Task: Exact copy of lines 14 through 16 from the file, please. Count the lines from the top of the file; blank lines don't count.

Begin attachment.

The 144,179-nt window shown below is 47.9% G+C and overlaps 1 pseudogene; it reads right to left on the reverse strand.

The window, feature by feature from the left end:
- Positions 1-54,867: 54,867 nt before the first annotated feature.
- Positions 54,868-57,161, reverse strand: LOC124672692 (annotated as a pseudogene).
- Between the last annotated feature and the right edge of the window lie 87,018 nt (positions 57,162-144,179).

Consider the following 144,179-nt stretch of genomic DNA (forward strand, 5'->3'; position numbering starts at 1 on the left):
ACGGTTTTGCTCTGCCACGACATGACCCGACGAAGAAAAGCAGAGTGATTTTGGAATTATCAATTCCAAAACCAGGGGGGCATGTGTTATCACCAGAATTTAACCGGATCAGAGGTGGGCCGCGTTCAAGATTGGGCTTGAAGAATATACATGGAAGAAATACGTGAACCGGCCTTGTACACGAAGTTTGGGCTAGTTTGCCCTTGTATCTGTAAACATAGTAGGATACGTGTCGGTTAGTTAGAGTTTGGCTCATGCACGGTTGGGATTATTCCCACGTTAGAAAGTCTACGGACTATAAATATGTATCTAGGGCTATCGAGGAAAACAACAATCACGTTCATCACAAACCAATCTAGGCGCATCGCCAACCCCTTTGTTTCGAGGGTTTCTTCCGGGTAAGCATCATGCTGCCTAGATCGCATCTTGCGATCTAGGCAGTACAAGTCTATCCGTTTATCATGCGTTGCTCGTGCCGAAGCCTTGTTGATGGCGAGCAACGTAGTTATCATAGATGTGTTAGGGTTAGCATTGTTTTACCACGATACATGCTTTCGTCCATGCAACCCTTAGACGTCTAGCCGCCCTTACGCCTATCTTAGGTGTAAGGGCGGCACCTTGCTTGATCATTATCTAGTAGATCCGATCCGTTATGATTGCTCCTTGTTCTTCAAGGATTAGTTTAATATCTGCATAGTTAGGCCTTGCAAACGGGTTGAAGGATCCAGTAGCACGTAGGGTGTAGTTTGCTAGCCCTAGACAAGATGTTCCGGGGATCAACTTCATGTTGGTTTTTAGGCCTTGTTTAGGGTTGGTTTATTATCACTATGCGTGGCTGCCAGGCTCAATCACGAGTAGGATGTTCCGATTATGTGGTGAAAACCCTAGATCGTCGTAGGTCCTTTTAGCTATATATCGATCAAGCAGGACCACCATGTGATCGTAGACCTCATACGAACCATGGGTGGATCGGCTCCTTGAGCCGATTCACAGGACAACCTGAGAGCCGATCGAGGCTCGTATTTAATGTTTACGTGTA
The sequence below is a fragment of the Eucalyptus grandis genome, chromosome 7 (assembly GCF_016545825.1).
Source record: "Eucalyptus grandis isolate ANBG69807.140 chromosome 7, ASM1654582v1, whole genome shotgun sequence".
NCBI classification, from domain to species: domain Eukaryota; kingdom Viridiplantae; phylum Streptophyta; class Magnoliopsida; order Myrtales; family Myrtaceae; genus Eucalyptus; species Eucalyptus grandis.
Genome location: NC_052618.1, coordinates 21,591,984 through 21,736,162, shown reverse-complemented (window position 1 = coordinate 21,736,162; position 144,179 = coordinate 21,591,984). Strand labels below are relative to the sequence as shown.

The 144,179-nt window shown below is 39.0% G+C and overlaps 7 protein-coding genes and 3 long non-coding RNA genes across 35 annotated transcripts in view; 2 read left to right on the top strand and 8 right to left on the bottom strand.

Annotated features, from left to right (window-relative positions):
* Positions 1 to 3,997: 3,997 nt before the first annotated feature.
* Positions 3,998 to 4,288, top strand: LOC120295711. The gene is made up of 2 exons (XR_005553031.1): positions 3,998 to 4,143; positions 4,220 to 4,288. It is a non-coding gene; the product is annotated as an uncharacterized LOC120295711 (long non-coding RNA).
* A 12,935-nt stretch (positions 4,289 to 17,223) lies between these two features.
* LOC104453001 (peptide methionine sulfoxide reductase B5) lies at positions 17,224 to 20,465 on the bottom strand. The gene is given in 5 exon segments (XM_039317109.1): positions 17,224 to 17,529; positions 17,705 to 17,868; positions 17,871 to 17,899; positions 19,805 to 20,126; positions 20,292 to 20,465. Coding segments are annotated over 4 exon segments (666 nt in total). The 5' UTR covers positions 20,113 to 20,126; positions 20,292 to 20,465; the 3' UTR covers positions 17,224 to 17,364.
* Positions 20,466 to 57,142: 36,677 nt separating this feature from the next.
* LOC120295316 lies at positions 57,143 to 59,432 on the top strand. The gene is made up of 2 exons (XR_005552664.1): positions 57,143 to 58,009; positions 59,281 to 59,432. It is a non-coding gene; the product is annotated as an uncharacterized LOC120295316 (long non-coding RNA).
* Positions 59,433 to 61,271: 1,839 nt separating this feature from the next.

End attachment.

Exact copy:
* Positions 1 to 3,997: 3,997 nt before the first annotated feature.
* Positions 3,998 to 4,288, top strand: LOC120295711. The gene is made up of 2 exons (XR_005553031.1): positions 3,998 to 4,143; positions 4,220 to 4,288. It is a non-coding gene; the product is annotated as an uncharacterized LOC120295711 (long non-coding RNA).
* A 12,935-nt stretch (positions 4,289 to 17,223) lies between these two features.